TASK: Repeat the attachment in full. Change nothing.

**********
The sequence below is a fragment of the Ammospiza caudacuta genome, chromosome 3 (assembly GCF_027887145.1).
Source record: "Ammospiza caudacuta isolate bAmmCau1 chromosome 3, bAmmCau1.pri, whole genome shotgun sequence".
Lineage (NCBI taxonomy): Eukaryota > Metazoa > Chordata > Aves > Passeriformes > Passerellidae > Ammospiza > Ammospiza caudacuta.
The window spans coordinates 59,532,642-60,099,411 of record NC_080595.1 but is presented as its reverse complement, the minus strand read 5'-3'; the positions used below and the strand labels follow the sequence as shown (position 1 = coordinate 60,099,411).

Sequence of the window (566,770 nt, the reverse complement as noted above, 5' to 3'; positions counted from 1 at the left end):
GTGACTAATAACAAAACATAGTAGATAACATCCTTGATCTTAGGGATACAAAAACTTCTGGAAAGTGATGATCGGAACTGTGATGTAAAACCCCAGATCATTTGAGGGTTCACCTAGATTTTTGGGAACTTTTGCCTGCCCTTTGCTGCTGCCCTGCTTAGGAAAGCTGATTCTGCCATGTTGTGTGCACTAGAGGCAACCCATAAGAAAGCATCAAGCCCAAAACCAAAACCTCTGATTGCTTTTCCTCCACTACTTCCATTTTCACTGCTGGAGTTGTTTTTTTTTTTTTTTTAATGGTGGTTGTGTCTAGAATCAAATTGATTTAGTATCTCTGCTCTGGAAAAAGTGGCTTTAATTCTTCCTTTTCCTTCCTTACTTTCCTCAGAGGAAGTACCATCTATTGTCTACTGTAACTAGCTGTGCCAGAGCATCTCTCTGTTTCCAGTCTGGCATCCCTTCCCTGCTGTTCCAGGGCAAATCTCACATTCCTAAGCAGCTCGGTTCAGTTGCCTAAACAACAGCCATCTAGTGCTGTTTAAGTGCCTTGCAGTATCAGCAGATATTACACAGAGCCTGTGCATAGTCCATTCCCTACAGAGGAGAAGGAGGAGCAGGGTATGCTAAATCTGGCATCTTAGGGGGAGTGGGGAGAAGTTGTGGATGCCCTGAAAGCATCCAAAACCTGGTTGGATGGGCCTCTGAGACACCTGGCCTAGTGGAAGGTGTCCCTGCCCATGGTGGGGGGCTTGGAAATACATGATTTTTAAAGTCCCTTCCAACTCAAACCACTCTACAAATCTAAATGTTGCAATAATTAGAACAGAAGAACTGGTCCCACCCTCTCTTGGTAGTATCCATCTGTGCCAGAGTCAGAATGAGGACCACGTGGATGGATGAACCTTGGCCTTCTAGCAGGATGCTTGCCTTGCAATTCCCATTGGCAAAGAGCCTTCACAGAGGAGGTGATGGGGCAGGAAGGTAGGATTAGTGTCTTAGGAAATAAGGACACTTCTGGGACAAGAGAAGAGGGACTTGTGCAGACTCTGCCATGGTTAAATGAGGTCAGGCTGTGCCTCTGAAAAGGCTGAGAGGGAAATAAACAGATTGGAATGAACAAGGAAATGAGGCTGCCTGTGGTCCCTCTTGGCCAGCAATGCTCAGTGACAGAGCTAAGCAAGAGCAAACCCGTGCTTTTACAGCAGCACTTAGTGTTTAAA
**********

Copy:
The sequence below is a fragment of the Ammospiza caudacuta genome, chromosome 3 (assembly GCF_027887145.1).
Source record: "Ammospiza caudacuta isolate bAmmCau1 chromosome 3, bAmmCau1.pri, whole genome shotgun sequence".
Lineage (NCBI taxonomy): Eukaryota > Metazoa > Chordata > Aves > Passeriformes > Passerellidae > Ammospiza > Ammospiza caudacuta.
The window spans coordinates 59,532,642-60,099,411 of record NC_080595.1 but is presented as its reverse complement, the minus strand read 5'-3'; the positions used below and the strand labels follow the sequence as shown (position 1 = coordinate 60,099,411).

Sequence of the window (566,770 nt, the reverse complement as noted above, 5' to 3'; positions counted from 1 at the left end):
GTGACTAATAACAAAACATAGTAGATAACATCCTTGATCTTAGGGATACAAAAACTTCTGGAAAGTGATGATCGGAACTGTGATGTAAAACCCCAGATCATTTGAGGGTTCACCTAGATTTTTGGGAACTTTTGCCTGCCCTTTGCTGCTGCCCTGCTTAGGAAAGCTGATTCTGCCATGTTGTGTGCACTAGAGGCAACCCATAAGAAAGCATCAAGCCCAAAACCAAAACCTCTGATTGCTTTTCCTCCACTACTTCCATTTTCACTGCTGGAGTTGTTTTTTTTTTTTTTTTAATGGTGGTTGTGTCTAGAATCAAATTGATTTAGTATCTCTGCTCTGGAAAAAGTGGCTTTAATTCTTCCTTTTCCTTCCTTACTTTCCTCAGAGGAAGTACCATCTATTGTCTACTGTAACTAGCTGTGCCAGAGCATCTCTCTGTTTCCAGTCTGGCATCCCTTCCCTGCTGTTCCAGGGCAAATCTCACATTCCTAAGCAGCTCGGTTCAGTTGCCTAAACAACAGCCATCTAGTGCTGTTTAAGTGCCTTGCAGTATCAGCAGATATTACACAGAGCCTGTGCATAGTCCATTCCCTACAGAGGAGAAGGAGGAGCAGGGTATGCTAAATCTGGCATCTTAGGGGGAGTGGGGAGAAGTTGTGGATGCCCTGAAAGCATCCAAAACCTGGTTGGATGGGCCTCTGAGACACCTGGCCTAGTGGAAGGTGTCCCTGCCCATGGTGGGGGGCTTGGAAATACATGATTTTTAAAGTCCCTTCCAACTCAAACCACTCTACAAATCTAAATGTTGCAATAATTAGAACAGAAGAACTGGTCCCACCCTCTCTTGGTAGTATCCATCTGTGCCAGAGTCAGAATGAGGACCACGTGGATGGATGAACCTTGGCCTTCTAGCAGGATGCTTGCCTTGCAATTCCCATTGGCAAAGAGCCTTCACAGAGGAGGTGATGGGGCAGGAAGGTAGGATTAGTGTCTTAGGAAATAAGGACACTTCTGGGACAAGAGAAGAGGGACTTGTGCAGACTCTGCCATGGTTAAATGAGGTCAGGCTGTGCCTCTGAAAAGGCTGAGAGGGAAATAAACAGATTGGAATGAACAAGGAAATGAGGCTGCCTGTGGTCCCTCTTGGCCAGCAATGCTCAGTGACAGAGCTAAGCAAGAGCAAACCCGTGCTTTTACAGCAGCACTTAGTGTTTAAA